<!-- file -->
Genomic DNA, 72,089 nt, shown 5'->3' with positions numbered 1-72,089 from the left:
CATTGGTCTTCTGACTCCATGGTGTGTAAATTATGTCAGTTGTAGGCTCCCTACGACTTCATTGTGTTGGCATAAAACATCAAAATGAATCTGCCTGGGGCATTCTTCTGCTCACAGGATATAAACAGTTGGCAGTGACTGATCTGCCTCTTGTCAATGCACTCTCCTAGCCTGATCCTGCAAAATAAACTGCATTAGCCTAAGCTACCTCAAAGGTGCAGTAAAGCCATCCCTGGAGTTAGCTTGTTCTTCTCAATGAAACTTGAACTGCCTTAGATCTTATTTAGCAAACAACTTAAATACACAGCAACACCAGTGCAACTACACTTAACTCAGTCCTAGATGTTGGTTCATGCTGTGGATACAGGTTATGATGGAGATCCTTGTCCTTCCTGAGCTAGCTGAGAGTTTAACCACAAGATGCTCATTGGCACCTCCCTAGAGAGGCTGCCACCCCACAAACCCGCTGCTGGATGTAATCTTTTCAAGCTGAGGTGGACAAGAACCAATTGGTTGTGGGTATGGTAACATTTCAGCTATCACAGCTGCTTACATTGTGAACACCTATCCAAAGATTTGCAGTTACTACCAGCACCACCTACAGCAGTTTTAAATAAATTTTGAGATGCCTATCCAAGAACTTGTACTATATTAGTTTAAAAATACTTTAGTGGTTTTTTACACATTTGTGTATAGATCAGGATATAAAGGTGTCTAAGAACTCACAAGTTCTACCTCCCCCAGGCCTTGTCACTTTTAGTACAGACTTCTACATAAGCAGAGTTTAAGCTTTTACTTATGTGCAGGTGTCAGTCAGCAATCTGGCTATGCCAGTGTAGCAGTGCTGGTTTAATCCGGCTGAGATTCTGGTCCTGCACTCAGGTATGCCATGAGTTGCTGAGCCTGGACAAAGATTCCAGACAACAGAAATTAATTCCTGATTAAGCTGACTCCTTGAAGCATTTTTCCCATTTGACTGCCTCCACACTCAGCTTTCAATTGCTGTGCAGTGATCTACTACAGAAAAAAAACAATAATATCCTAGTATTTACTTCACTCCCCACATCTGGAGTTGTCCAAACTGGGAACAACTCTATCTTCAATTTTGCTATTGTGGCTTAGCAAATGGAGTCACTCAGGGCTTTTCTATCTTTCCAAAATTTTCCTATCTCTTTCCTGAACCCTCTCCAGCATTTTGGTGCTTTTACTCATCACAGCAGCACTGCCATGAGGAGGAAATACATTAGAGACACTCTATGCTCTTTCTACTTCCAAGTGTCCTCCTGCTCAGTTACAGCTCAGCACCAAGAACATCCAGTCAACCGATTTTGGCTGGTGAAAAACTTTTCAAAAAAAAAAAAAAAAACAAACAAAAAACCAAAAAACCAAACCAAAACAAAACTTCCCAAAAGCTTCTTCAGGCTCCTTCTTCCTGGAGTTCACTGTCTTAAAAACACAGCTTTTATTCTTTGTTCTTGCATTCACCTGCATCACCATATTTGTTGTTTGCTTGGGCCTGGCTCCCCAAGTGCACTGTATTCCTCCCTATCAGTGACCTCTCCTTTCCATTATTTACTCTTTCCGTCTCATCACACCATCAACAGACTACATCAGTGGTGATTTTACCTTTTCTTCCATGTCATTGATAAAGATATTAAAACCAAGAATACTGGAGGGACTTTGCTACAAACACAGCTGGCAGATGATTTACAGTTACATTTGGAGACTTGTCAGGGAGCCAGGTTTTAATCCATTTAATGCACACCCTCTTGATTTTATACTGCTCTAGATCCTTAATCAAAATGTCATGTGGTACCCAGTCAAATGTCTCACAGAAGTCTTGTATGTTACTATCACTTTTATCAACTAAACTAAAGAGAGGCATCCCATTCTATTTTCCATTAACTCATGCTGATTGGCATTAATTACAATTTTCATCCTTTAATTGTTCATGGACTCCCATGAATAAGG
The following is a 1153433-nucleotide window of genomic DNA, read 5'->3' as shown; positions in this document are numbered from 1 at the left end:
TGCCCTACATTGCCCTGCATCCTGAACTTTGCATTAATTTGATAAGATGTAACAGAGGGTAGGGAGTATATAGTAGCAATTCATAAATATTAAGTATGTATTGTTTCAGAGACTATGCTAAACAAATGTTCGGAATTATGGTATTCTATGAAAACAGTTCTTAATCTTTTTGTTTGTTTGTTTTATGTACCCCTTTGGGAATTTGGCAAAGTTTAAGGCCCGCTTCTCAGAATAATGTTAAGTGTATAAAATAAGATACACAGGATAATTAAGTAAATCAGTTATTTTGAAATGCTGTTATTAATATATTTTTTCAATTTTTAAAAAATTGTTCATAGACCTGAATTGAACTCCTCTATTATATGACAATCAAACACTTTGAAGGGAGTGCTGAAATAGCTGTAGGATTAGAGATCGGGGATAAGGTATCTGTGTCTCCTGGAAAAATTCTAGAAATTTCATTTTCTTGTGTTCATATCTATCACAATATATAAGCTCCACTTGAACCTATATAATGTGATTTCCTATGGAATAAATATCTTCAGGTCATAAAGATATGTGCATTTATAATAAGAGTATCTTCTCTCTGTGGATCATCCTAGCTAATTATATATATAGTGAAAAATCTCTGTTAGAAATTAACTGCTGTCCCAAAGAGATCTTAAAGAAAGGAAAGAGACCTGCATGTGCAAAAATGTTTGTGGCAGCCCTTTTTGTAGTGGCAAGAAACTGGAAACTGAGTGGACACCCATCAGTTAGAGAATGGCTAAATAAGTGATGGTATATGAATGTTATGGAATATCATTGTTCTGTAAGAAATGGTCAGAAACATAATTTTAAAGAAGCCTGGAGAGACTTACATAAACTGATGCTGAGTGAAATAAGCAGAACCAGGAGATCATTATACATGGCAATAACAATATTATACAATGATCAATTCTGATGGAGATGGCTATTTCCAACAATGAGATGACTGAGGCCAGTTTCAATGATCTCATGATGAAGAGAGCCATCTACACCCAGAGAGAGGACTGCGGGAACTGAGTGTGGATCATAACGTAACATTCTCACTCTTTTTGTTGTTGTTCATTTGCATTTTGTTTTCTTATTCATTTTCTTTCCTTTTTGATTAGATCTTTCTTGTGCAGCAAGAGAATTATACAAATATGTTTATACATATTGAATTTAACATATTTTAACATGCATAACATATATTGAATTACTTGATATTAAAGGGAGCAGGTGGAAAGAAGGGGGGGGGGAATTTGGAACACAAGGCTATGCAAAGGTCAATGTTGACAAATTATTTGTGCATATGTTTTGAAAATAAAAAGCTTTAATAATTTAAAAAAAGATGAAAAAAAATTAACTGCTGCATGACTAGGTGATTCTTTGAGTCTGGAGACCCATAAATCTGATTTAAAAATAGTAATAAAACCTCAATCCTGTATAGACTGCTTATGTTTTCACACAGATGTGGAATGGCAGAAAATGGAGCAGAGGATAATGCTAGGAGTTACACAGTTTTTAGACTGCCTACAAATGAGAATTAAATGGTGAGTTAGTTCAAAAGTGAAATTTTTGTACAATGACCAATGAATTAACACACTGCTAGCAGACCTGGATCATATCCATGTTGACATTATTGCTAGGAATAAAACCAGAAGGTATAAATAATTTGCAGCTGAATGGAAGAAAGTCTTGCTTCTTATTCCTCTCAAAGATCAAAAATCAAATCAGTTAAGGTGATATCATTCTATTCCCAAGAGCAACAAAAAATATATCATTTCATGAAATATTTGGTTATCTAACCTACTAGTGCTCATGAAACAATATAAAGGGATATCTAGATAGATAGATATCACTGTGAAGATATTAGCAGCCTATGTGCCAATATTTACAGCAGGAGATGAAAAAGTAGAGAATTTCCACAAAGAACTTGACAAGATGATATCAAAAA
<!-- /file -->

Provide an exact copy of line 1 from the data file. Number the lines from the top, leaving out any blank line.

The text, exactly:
Genomic DNA, 72,089 nt, shown 5'->3' with positions numbered 1-72,089 from the left: